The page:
The right to relocate an easement made by grant has been long been recognized. See Western Mass. Electric Co. v. Sambo's of Mass., Inc., 8 Mass.App.Ct. 815, 398 N.E.2d 729 (1979). In Park, Massachusetts Practice - Real Estate Law with Forms, West Publishing Company (Third Edition, 1995), §8.14 Western Mass. Electric Co. is cited and it is stated that if the servient owner owns land on both sides of the easement that owner can change the location of the easement, but it is stated that the application of the rule is limited to instances where the easement to be located "is not described by metes and bounds or bearing and distances, or . . . is susceptible of being located in more than one place." This limited interpretation may not in fact be correct. See Carl's v. Lexington Federal Savings & Loan Association, 11 Mass.App.Ct. 87, 414 N.E.2d 362 (1980).
The limitations regarding relocation of an easement were reexamined in M.P.M. Builders, LLC v. Dwyer, 442 Mass. 87, 809 N.E.2d 1053 (2004).
In M.P.M. Builders, LLC Dwyer and M.P.M. Builders owned adjacent properties. Dwyer had an easement over M.P.M.'s property "along the cartway to Pine Street." The location of this easement made it difficult for M.P.M. to develop a subdivision on its property, and it offered to relocate the easement for Dwyer, but he objected. In the land court, the judge sided with Dwyer, holding that it was "settled" law that once the location of an easement has been fixed it cannot be changed except by agreement of the estate owners.
The Supreme Judicial Court took the case on direct appeal. It adopted the rule set out in American Law Institute in the Restatement (Third) of Property (Servitudes) § 4.8 (3) (2000):
Unless expressly denied by the terms of an easement, as defined in § 1.2, the owner of the servient estate is entitled to make reasonable changes in the location or dimensions of an easement, at the servient owner's expense, to permit normal use or development of the servient estate, but only if the changes do not (a) significantly lessen the utility of the easement, (b) increase the burdens on the owner of the easement in its use and enjoyment, or (c) frustrate the purpose for which the easement was created.
The court noted in a footnote that "[w]e previously have concluded that the dominant estate owner, that is, the easement holder, may not unilaterally relocate an easement. See Kesseler v. Bowditch, 223 Mass. 265, 269-270 (1916); Jennison v. Walker, 11 Gray 423, 426 (1858). According to the Restatement, many jurisdictions have erroneously expanded that sensible restriction into one that prevents the owner of the servient estate from relocating the easement without the consent of the easement holder." It appears from this comment that the court was clarifying the law, and not changing it, by adopting the Restatement view.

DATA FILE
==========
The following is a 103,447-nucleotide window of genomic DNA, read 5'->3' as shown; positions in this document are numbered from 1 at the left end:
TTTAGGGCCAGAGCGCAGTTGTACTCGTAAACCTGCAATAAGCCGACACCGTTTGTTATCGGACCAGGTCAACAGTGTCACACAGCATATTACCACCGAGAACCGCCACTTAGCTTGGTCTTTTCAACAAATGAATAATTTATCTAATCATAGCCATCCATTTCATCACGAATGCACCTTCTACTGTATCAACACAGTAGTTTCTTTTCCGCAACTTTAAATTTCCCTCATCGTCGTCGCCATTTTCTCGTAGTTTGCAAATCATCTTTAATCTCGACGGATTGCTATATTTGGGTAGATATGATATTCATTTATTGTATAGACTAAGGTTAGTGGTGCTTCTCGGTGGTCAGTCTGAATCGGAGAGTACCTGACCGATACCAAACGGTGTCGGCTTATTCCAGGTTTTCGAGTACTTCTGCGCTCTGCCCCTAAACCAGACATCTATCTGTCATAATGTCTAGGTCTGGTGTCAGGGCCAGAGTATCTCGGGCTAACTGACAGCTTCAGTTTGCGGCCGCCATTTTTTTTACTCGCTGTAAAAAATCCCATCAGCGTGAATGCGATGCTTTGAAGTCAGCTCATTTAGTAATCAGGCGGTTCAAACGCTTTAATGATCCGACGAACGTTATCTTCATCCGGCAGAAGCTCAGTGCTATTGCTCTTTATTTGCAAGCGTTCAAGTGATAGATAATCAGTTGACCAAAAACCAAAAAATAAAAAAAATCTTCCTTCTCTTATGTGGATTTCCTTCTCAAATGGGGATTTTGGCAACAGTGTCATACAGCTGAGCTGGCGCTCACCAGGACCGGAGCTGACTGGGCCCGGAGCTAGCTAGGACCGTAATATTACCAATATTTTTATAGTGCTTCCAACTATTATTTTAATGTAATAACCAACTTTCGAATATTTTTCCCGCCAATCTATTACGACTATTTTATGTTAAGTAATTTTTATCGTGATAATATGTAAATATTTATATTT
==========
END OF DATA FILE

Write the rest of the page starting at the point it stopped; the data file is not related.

An easement acquired by prescription, however, unlike one secured by grant is fixed and traditionally would not be susceptible of relocation. Park, Massachusetts Practice, West Publishing (Second Edition, 1981), §280. See also Atwater v. Bodfish, 77 Mass. (11 Gray) 150 (1858), Towle v. Trustees of Donations to the Protestant Episcopal Church, 259 Mass. 256, 156 N.E. 70 (1927), Fortier v. H. P. Hood & Sons, Inc., 307 Mass. 292, 30 N.E.2d 253 (1940), Carson v. Brady, 329 Mass. 36, 106 N.E.2d 1 (1952), Middlesex Co. v. City of Lowell, 149 Mass. 509, 21, N.E. 872 (1889). See also Restatement, Property, §477. However, Eno & Hovey, Massachusetts Practice, Real Estate Law with Forms, West Publishing Company, (Fourth Edition, 2004), §8.25 takes the position that M.P.M. Builders, LLC changes that result, stating that "[s]ince a prescriptive easement would be free of any relocation qualifications, the foregoing right of relocation [as expressed in M.P.M. Builders, LLC] should also be available to a servient estate holder of a prescriptive easement."
A "shotgun" easement, once located and identified on a plan, is limited to the area depicted on the plan. The plan essentially is the establishment by the parties of the location of the easement. See Mahoney v. Wilson, 260 Mass. 412, 157 N.E. 592 (1927).